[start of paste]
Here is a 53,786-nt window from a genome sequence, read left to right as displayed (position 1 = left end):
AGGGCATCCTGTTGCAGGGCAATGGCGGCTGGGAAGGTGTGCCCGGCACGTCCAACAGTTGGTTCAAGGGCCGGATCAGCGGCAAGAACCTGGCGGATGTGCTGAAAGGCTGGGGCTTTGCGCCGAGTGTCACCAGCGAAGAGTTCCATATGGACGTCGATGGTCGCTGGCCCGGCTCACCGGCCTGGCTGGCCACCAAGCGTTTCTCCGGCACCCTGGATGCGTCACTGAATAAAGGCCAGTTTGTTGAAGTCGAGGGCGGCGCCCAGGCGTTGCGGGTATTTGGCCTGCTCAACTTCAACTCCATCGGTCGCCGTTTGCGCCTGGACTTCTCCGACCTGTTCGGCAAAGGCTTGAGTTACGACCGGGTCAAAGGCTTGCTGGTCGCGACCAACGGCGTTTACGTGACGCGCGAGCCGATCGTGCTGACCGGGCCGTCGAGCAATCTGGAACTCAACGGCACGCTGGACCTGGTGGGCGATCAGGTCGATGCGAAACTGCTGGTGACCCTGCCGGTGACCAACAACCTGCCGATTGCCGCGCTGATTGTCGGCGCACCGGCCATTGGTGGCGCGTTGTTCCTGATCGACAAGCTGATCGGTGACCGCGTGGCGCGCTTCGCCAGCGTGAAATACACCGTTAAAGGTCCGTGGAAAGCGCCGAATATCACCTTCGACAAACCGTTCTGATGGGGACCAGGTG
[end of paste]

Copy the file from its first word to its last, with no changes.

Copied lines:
Here is a 53,786-nt window from a genome sequence, read left to right as displayed (position 1 = left end):
AGGGCATCCTGTTGCAGGGCAATGGCGGCTGGGAAGGTGTGCCCGGCACGTCCAACAGTTGGTTCAAGGGCCGGATCAGCGGCAAGAACCTGGCGGATGTGCTGAAAGGCTGGGGCTTTGCGCCGAGTGTCACCAGCGAAGAGTTCCATATGGACGTCGATGGTCGCTGGCCCGGCTCACCGGCCTGGCTGGCCACCAAGCGTTTCTCCGGCACCCTGGATGCGTCACTGAATAAAGGCCAGTTTGTTGAAGTCGAGGGCGGCGCCCAGGCGTTGCGGGTATTTGGCCTGCTCAACTTCAACTCCATCGGTCGCCGTTTGCGCCTGGACTTCTCCGACCTGTTCGGCAAAGGCTTGAGTTACGACCGGGTCAAAGGCTTGCTGGTCGCGACCAACGGCGTTTACGTGACGCGCGAGCCGATCGTGCTGACCGGGCCGTCGAGCAATCTGGAACTCAACGGCACGCTGGACCTGGTGGGCGATCAGGTCGATGCGAAACTGCTGGTGACCCTGCCGGTGACCAACAACCTGCCGATTGCCGCGCTGATTGTCGGCGCACCGGCCATTGGTGGCGCGTTGTTCCTGATCGACAAGCTGATCGGTGACCGCGTGGCGCGCTTCGCCAGCGTGAAATACACCGTTAAAGGTCCGTGGAAAGCGCCGAATATCACCTTCGACAAACCGTTCTGATGGGGACCAGGTG